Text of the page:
God spares the city at that time. The entire city is broken with the people in sackcloth and ashes. Displeased by this, Jonah refers to his earlier flight to Tarshish while asserting that, since God is merciful, it was inevitable that God would turn from the threatened calamities, he leaves the city and makes himself a shelter, waiting to see whether or not the city will be destroyed. God causes a plant to grow over Jonah's shelter to give him some shade from the sun. God causes a worm to bite the plant's root and it withers. Jonah, now being exposed to the full force of the sun, becomes pleads for God to kill him, but God said to Jonah: "Do you have a right to be angry about the vine?" And he said: "I do. I am angry enough to die."But the LORD said: "You have been concerned about this vine, though you did not tend it or make it grow. It sprang up overnight, died overnight, but Nineveh has more than a hundred and twenty thousand people who cannot tell their right hand from their left, many cattle as well.
Should I not be concerned about that great city?" The Book of Jonah is one of the twelve minor prophets included in the Tanakh. According to one tradition, Jonah was the boy brought back to life by Elijah the prophet in 1 Kings 17. Another tradition holds that he was the son of the woman of Shunem brought back to life by Elisha in 2 Kings 4 and that he is called the "son of Amittai" due to his mother's recognition of Elisha's identity as a prophet in 2 Kings 17:24; the Book of Jonah is read every year, in its original Hebrew and in its entirety, on Yom Kippur – the Day of Atonement, as the Haftarah at the afternoon mincha prayer. According to Rabbi Eliezer, the fish that swallowed Jonah was created in the primordial era and the inside of its mouth was like a synagogue. According to the Midrash, while Jonah was inside the fish, it told him that its life was nearly over because soon the Leviathan would eat them both. Jonah promised the fish. Following Jonah's directions, the fish swam up alongside the Leviathan and Jonah threatened to leash the Leviathan by its tongue and let the other fish eat it.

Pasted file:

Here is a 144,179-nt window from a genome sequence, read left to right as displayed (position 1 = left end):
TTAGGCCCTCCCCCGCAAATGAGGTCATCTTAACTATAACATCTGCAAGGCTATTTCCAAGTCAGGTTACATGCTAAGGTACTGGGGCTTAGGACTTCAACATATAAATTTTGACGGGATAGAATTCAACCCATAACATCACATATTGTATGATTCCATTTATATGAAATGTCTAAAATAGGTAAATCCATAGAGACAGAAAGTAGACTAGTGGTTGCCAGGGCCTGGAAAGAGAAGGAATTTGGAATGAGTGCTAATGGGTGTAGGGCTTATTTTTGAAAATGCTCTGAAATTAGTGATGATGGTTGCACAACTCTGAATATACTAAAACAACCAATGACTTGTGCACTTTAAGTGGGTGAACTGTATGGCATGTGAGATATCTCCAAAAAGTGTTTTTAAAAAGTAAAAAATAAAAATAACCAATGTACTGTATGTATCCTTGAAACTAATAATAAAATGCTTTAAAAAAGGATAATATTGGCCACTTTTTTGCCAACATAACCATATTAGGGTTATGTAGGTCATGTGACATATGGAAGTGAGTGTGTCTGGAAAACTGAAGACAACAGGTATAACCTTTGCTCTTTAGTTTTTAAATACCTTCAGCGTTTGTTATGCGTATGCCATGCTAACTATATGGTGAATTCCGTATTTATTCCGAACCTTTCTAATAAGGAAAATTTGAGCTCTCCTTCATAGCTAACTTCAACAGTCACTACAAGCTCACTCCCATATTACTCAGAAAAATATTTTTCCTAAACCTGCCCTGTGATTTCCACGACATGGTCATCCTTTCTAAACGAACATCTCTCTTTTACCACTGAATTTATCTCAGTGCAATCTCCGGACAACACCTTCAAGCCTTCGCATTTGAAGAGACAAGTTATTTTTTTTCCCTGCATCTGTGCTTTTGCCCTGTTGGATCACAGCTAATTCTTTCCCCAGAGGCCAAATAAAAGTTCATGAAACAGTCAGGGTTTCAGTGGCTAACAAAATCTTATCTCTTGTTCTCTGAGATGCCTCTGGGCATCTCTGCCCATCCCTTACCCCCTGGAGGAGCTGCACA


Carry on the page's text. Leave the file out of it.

The Socialist Party of Bangladesh is a Marxist-Leninist party in Bangladesh. The party was founded by Comrade Khalequzzaman on 7 November 1980. SPB follows a Marxist-Leninist ideological line; the party claims to uphold the original intent of Karl Marx, Friedrich Engels, Vladimir Lenin, Joseph Stalin and Mao Zedong. SPB holds. In line with that analysis, the party works toward a socialist revolution in the country. There are four members in the central committee of the party. Comrade Khalequzzaman is the General Secretary of Central Committee of SPB. Comrade Bazlur Rashid & Razequzzaman Ratan are Members of Central Committee; the official party newspaper, Vanguard, is published monthly in Bengali. SPB Central Committee member Razequzzaman Ratan is the chief editor. SPB has many political wings, some of them are: Socialist Students' Front Socialist Labour Front Socialist Peasants' Front Socialist Women's Forum Progressive Teachers' forum Progressive Engineers' and Architects' Forum Progressive Lawyers' Front Progressive Agriculturist Centre Progressive Doctors Forum Progressive Art an Mass Media Workers Forum Bangladesh Shipping Workers Federation Re-rolling Steel Mills Labour Front Charan Sangskritik Kendro Shishu Kishor Mela Platform of Science Movement Official website